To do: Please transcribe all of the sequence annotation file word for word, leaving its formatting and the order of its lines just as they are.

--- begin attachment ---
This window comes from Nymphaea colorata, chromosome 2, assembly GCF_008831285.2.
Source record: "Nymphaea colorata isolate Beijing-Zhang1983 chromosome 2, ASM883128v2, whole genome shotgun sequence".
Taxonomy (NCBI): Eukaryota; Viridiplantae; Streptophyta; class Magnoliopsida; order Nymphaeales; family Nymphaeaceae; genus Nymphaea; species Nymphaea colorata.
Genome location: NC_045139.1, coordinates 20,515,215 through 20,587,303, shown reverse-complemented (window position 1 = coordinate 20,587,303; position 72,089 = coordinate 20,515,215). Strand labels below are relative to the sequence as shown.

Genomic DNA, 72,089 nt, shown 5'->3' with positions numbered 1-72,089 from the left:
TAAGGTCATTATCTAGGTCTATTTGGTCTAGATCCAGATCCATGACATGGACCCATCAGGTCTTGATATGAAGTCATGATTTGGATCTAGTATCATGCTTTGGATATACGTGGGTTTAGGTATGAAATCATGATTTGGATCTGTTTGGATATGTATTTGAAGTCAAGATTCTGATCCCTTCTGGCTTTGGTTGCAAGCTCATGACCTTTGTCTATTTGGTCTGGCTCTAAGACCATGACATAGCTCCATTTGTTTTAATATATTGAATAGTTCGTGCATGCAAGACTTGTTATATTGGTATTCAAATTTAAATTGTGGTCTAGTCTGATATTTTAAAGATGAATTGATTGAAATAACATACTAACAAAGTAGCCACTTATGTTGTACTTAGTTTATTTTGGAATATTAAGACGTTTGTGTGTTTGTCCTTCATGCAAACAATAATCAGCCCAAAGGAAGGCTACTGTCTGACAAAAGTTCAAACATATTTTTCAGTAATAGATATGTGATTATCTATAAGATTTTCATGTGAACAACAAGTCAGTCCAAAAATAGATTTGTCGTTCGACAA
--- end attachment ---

This window comes from Nymphaea colorata, chromosome 2, assembly GCF_008831285.2.
Source record: "Nymphaea colorata isolate Beijing-Zhang1983 chromosome 2, ASM883128v2, whole genome shotgun sequence".
Taxonomy (NCBI): Eukaryota; Viridiplantae; Streptophyta; class Magnoliopsida; order Nymphaeales; family Nymphaeaceae; genus Nymphaea; species Nymphaea colorata.
Genome location: NC_045139.1, coordinates 20,515,215 through 20,587,303, shown reverse-complemented (window position 1 = coordinate 20,587,303; position 72,089 = coordinate 20,515,215). Strand labels below are relative to the sequence as shown.

Genomic DNA, 72,089 nt, shown 5'->3' with positions numbered 1-72,089 from the left:
TAAGGTCATTATCTAGGTCTATTTGGTCTAGATCCAGATCCATGACATGGACCCATCAGGTCTTGATATGAAGTCATGATTTGGATCTAGTATCATGCTTTGGATATACGTGGGTTTAGGTATGAAATCATGATTTGGATCTGTTTGGATATGTATTTGAAGTCAAGATTCTGATCCCTTCTGGCTTTGGTTGCAAGCTCATGACCTTTGTCTATTTGGTCTGGCTCTAAGACCATGACATAGCTCCATTTGTTTTAATATATTGAATAGTTCGTGCATGCAAGACTTGTTATATTGGTATTCAAATTTAAATTGTGGTCTAGTCTGATATTTTAAAGATGAATTGATTGAAATAACATACTAACAAAGTAGCCACTTATGTTGTACTTAGTTTATTTTGGAATATTAAGACGTTTGTGTGTTTGTCCTTCATGCAAACAATAATCAGCCCAAAGGAAGGCTACTGTCTGACAAAAGTTCAAACATATTTTTCAGTAATAGATATGTGATTATCTATAAGATTTTCATGTGAACAACAAGTCAGTCCAAAAATAGATTTGTCGTTCGACAA